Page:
CHURCH: Yeah. All right, we'll take a very short break, still to come, the fallout from a no-deal Brexit.

HOWELL: That's right. A government report suggests it could lead to food and fuel shortages and widespread protests. We'll look at some of the other predictions as CNN Newsroom pushes ahead.


HOWELL: Welcome back to CNN Newsroom. Iran is claiming diplomatic victory after its detained oil tanker was released by Britain.

CHURCH: Yeah. The ship departed from the British territory of Gibraltar just hours ago. It set sail to an unknown destination under the cover of night. Its release came after Gibraltar rejected a U.S. warrant to keep the vessel at port.

HOWELL: Keeping in mind, the U.K. took control of that ship back in July. It was suspected of carrying 2 million barrels of oil for Syria in violation of E.U. sanctions. In the meantime, a British-flagged tanker that Iran seized last month, well, it's still being held. In less than 75 days time, the U.K. is set to leave the European Union with or without a deal. We'll see.

CHURCH: Yeah, indeed. But government documents leaked to the Sunday Times suggest a no-deal Brexit would see shortages of food and medicine and long waits at the ports of entry. CNN's Simon Cullen reports.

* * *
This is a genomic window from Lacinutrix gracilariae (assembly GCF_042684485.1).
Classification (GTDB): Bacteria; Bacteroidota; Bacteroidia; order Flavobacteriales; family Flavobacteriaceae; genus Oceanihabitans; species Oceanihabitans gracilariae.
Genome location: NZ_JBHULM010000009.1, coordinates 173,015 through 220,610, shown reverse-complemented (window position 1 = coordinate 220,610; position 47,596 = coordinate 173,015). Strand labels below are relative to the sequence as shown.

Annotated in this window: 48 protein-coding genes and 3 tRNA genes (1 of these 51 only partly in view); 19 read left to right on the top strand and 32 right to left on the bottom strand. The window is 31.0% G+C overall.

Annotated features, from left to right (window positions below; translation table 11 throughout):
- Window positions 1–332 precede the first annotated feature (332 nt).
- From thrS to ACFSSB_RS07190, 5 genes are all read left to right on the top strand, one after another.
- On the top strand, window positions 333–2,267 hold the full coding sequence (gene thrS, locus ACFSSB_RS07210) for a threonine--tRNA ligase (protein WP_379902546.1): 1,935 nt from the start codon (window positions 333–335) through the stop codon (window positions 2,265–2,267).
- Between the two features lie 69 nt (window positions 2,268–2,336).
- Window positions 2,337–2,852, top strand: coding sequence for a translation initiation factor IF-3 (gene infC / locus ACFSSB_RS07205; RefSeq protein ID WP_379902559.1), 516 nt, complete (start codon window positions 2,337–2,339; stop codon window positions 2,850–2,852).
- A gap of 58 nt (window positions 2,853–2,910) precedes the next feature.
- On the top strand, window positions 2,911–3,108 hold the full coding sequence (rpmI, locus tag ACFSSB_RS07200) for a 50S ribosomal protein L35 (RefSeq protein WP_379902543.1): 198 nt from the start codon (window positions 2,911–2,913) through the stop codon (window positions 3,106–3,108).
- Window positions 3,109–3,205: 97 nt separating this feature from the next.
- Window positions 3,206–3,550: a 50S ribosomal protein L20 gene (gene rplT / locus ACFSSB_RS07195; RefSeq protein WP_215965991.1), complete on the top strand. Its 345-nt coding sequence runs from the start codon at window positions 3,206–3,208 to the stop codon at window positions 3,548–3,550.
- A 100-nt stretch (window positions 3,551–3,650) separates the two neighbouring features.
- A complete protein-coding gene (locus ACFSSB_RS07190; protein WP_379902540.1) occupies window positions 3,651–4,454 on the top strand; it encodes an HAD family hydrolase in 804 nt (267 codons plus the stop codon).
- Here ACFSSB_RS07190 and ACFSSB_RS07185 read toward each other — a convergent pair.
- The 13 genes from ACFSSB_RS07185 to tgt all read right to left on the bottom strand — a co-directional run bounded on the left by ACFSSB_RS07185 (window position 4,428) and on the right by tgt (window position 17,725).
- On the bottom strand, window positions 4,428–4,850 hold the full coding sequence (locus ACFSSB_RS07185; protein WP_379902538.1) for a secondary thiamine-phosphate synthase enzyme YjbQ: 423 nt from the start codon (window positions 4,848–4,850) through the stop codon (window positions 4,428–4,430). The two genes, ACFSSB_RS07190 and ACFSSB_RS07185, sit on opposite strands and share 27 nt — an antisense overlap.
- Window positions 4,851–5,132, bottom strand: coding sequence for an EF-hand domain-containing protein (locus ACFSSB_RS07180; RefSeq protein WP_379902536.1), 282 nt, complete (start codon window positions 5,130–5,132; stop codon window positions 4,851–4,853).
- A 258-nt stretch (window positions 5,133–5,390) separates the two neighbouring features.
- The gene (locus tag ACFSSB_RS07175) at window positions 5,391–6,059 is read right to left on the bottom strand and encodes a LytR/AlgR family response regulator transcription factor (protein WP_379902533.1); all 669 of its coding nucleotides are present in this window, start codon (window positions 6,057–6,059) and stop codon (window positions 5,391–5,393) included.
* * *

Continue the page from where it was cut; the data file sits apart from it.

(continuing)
SIMON CULLEN, CNN PRODUCER: For years now, the U.K. has been preparing for Brexit. But now with just under 2 1/2 months to go, and with no withdrawal agreement between the E.U. and U.K., time is becoming a lot more critical. According to a report by the Sunday Times newspaper, which is based on leaked government documents, the U.K. is largely unprepared for the reality of a no-deal Brexit.

Codenamed Operation Yellowhammer, it warns that because of potentially significant delays at the English Channel and shipping ports, medical supplies will be vulnerable to severe extended delays. The availability of fresh food will be reduced and prices will rise. And border delays could affect fuel supplies in London and surrounding areas. More broadly, it warns that the return of a hard border between the U.K. and Ireland could spark protests.